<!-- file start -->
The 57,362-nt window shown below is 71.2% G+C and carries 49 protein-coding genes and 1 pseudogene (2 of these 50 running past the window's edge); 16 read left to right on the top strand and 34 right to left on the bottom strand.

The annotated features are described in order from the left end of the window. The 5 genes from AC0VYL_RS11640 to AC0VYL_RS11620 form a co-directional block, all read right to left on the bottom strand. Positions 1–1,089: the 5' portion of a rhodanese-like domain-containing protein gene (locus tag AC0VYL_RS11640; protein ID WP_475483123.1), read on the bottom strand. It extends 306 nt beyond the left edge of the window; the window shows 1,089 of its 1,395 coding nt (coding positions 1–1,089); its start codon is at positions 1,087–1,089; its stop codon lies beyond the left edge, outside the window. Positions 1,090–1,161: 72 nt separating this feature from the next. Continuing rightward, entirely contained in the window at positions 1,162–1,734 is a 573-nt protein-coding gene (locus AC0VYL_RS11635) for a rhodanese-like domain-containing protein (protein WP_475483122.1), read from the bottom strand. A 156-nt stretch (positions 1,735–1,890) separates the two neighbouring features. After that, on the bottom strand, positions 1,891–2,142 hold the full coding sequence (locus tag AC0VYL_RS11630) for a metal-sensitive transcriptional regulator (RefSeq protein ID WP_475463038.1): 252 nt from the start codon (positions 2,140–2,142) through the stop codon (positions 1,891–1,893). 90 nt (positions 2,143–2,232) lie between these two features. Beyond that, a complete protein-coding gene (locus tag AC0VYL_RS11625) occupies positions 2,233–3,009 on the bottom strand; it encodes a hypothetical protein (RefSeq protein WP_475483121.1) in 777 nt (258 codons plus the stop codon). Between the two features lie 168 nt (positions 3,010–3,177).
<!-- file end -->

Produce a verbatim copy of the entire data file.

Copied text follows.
The 57,362-nt window shown below is 71.2% G+C and carries 49 protein-coding genes and 1 pseudogene (2 of these 50 running past the window's edge); 16 read left to right on the top strand and 34 right to left on the bottom strand.

The annotated features are described in order from the left end of the window. The 5 genes from AC0VYL_RS11640 to AC0VYL_RS11620 form a co-directional block, all read right to left on the bottom strand. Positions 1–1,089: the 5' portion of a rhodanese-like domain-containing protein gene (locus tag AC0VYL_RS11640; protein ID WP_475483123.1), read on the bottom strand. It extends 306 nt beyond the left edge of the window; the window shows 1,089 of its 1,395 coding nt (coding positions 1–1,089); its start codon is at positions 1,087–1,089; its stop codon lies beyond the left edge, outside the window. Positions 1,090–1,161: 72 nt separating this feature from the next. Continuing rightward, entirely contained in the window at positions 1,162–1,734 is a 573-nt protein-coding gene (locus AC0VYL_RS11635) for a rhodanese-like domain-containing protein (protein WP_475483122.1), read from the bottom strand. A 156-nt stretch (positions 1,735–1,890) separates the two neighbouring features. After that, on the bottom strand, positions 1,891–2,142 hold the full coding sequence (locus tag AC0VYL_RS11630) for a metal-sensitive transcriptional regulator (RefSeq protein ID WP_475463038.1): 252 nt from the start codon (positions 2,140–2,142) through the stop codon (positions 1,891–1,893). 90 nt (positions 2,143–2,232) lie between these two features. Beyond that, a complete protein-coding gene (locus tag AC0VYL_RS11625) occupies positions 2,233–3,009 on the bottom strand; it encodes a hypothetical protein (RefSeq protein WP_475483121.1) in 777 nt (258 codons plus the stop codon). Between the two features lie 168 nt (positions 3,010–3,177).